Tarot of the Old Path makes use of Flower Language to add further meaning to the cards. In general, each card contains one flower or herb whose meaning either expands or clarifies the traditional meaning of the card. For example, the card for the King of Pentacles contains a foxglove, which means someone successful in their business, an apt characterization of this man.
According to Microsoft Encarta, the Language of Flowers was first created by the Greeks, and was called florigraphy
. It has remained in use until present time, and can be found in many literary works throughout the ages. William Shakespeare makes use of Flower Language in many of his plays, for example.
One website states that John Parkinson, a French gardener and physician, can be credited with assigning meanings to flower bouquets in the 1600s. From there, the use of flower meanings spread, and eventually found a great deal of popularity with Victorians.
From what I’ve been able to gather, from looking around the internet, some flowers have more then one mean. This is not to be unexpected I suppose, since meanings of items tend to change and evolve over time. Of course, this can cause confusion when it comes to studying this deck. The artist may have decided to use one meaning while we can only find another when search the internet. Thankfully, I cheated and bought the accompanying book, which will help us in deciphering the Language of Flowers of this deck. I think it might be interesting to examine other meanings for the flowers as well, in cards where a less common meaning is used by the artist.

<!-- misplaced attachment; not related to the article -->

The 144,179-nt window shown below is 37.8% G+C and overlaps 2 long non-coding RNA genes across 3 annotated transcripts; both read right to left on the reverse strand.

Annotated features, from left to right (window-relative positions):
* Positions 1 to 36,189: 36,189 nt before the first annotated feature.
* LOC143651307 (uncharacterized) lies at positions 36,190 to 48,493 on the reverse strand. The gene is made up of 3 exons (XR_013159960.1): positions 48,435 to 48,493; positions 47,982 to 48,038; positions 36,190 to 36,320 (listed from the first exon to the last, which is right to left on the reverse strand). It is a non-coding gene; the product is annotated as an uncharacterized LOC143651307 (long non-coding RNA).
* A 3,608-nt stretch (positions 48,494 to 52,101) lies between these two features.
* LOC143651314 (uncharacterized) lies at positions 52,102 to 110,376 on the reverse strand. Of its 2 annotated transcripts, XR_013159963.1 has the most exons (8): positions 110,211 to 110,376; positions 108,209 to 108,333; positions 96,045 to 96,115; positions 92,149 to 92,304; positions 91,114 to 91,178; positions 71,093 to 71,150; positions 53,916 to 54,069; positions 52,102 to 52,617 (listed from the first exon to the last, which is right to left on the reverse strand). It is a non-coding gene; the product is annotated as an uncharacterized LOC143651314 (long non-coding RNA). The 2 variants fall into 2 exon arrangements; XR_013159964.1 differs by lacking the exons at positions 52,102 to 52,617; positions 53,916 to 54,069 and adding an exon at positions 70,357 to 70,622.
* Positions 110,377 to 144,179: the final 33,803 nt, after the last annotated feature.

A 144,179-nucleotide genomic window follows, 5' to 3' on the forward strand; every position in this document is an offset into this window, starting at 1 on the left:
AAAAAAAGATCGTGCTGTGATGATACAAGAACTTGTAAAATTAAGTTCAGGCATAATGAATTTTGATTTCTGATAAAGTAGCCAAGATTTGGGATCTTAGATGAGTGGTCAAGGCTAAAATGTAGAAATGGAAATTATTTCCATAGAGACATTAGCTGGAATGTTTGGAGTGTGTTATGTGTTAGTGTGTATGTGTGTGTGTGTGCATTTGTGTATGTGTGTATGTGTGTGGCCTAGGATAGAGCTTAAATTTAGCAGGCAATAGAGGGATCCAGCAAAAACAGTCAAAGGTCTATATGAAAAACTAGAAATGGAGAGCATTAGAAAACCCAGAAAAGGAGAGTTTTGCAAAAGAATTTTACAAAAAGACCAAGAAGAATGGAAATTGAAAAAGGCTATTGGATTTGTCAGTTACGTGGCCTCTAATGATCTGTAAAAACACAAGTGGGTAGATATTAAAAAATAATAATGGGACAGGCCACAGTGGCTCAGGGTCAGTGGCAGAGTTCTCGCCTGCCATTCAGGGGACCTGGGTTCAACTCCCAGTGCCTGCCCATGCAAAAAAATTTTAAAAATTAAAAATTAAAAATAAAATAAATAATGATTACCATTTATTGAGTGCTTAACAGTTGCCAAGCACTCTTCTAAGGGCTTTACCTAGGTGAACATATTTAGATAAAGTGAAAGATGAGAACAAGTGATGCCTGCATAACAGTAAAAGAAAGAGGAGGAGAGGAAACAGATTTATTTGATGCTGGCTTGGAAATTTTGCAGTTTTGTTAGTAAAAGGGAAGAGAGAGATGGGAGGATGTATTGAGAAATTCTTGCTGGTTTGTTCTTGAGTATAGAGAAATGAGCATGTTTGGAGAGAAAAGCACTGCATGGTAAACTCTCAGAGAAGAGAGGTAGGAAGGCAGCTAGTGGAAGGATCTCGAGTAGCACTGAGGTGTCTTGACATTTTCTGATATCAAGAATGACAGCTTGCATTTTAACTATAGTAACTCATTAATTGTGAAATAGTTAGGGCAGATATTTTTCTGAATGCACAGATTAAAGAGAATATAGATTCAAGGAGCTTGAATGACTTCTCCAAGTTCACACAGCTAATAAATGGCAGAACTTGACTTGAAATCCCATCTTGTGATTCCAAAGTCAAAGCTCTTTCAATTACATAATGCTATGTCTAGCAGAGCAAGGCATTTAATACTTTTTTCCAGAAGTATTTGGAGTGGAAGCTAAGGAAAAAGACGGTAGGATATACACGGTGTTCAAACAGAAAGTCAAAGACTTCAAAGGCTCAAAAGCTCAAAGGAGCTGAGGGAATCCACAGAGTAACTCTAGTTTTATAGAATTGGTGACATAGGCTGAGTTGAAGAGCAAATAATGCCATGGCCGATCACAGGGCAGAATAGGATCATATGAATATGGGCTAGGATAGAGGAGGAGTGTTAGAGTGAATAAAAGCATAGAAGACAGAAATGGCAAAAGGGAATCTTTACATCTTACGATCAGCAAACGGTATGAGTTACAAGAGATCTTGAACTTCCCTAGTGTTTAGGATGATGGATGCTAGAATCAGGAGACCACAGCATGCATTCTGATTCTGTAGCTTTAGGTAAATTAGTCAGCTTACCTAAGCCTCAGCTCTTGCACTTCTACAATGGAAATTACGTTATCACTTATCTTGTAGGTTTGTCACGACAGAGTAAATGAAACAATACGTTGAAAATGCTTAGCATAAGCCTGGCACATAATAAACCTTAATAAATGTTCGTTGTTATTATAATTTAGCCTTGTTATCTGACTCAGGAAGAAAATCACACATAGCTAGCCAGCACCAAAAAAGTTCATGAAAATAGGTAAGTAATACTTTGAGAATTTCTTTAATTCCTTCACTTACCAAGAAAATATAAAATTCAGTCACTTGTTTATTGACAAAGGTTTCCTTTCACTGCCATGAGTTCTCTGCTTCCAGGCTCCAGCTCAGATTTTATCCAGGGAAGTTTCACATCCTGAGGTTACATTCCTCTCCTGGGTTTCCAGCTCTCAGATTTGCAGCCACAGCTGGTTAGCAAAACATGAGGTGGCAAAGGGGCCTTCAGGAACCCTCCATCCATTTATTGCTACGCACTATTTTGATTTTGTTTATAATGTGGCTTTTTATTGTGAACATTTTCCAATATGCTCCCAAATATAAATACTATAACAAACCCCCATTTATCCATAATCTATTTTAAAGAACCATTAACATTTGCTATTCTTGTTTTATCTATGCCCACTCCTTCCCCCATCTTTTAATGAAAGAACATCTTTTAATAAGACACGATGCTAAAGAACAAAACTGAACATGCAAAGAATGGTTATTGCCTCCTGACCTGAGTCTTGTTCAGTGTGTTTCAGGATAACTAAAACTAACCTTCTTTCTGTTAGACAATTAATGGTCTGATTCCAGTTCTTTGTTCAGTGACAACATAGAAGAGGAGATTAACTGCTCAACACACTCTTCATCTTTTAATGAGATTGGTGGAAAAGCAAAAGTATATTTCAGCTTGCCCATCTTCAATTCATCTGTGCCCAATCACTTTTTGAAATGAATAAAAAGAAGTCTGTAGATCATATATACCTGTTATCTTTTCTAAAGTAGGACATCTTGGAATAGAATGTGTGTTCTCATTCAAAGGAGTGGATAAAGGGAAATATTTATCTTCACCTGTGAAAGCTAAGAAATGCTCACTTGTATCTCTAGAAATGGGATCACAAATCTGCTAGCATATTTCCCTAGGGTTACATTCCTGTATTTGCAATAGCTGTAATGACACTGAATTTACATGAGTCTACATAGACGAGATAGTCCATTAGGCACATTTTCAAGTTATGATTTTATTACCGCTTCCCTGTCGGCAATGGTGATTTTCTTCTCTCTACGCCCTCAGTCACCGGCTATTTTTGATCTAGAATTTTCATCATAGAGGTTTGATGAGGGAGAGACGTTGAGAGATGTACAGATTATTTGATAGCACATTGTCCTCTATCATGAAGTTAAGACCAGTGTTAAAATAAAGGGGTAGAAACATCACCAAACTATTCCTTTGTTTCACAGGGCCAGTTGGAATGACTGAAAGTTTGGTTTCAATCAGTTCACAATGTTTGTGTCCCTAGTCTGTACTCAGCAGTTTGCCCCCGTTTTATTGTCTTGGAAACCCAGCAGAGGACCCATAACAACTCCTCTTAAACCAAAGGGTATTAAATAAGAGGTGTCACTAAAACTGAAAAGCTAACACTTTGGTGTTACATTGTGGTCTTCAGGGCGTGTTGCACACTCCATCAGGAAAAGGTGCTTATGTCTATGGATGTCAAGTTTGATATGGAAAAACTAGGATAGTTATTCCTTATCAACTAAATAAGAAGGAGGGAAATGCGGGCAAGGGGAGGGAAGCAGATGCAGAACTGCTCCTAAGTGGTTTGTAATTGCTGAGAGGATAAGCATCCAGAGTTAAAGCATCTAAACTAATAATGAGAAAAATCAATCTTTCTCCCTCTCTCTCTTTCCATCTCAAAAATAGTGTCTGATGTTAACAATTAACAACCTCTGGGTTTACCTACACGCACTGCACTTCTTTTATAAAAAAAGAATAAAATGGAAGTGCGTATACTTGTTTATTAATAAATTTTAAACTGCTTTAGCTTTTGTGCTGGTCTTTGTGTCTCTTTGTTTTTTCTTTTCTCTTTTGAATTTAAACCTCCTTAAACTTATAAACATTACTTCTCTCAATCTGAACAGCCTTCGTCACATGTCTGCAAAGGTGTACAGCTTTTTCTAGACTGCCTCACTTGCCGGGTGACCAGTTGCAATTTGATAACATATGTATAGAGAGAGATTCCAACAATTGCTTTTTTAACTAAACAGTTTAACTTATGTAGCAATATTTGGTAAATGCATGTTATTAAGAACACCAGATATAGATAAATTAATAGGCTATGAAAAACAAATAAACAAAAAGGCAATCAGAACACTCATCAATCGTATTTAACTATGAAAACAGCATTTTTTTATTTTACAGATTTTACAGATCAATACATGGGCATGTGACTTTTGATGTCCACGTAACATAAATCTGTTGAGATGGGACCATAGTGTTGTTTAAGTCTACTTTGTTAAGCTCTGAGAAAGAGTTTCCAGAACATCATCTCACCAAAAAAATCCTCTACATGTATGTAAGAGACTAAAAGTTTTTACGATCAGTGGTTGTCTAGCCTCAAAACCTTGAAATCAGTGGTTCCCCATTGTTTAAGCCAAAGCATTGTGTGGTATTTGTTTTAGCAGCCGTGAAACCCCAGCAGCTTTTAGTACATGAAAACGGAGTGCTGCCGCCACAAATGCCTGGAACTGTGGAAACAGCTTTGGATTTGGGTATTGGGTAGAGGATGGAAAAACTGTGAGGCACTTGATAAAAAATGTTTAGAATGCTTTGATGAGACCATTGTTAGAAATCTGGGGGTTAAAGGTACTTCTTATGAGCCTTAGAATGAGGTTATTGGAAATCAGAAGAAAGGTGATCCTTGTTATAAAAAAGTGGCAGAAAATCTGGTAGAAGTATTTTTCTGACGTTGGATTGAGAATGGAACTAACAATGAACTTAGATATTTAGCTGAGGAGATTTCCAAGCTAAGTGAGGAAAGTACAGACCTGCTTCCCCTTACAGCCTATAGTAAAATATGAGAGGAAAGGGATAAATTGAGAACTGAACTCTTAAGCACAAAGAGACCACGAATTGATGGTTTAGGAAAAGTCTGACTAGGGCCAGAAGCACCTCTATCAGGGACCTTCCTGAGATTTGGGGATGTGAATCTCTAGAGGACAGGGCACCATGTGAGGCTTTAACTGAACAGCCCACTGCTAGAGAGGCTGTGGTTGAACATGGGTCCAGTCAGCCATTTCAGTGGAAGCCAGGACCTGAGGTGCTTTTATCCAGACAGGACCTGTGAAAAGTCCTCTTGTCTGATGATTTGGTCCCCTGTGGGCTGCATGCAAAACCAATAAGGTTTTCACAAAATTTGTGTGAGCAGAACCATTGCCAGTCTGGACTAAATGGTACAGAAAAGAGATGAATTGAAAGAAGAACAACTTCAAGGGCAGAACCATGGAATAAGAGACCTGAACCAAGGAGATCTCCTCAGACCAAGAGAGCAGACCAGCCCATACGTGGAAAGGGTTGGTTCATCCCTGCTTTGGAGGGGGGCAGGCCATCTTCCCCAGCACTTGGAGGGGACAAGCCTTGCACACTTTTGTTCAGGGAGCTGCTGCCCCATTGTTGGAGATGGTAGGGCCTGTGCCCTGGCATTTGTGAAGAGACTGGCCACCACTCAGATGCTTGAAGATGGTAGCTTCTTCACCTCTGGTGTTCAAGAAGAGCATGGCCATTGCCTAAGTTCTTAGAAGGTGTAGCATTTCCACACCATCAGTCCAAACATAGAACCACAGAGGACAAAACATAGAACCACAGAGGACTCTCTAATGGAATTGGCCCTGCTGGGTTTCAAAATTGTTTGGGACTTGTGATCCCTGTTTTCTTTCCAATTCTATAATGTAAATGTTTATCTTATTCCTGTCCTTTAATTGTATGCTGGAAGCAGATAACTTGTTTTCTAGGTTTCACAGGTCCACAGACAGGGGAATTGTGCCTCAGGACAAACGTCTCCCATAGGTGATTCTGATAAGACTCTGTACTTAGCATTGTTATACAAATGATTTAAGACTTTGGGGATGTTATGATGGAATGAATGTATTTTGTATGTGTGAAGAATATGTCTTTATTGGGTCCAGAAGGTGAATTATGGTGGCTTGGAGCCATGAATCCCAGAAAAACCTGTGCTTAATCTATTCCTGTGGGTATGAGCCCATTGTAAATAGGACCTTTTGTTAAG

Below are some interesting websites with some listings of flower meanings. Many sites seem to be mostly concerned with flowers in regards to weddings, so I’ve searched for some sites with more general meanings, and borrowed a link or two from Two of Wand’s post.
Rodway, Howard. Tarot of the Old Path
. Neuhausen, Germany: Urania Verlags AG, 1997. (book)
[May 4, 2003]
“Flower Symbolism.” Microsoft Encarta Reference Library 2002
. [CD-ROM] Redmond, WA: Microsoft, 2001.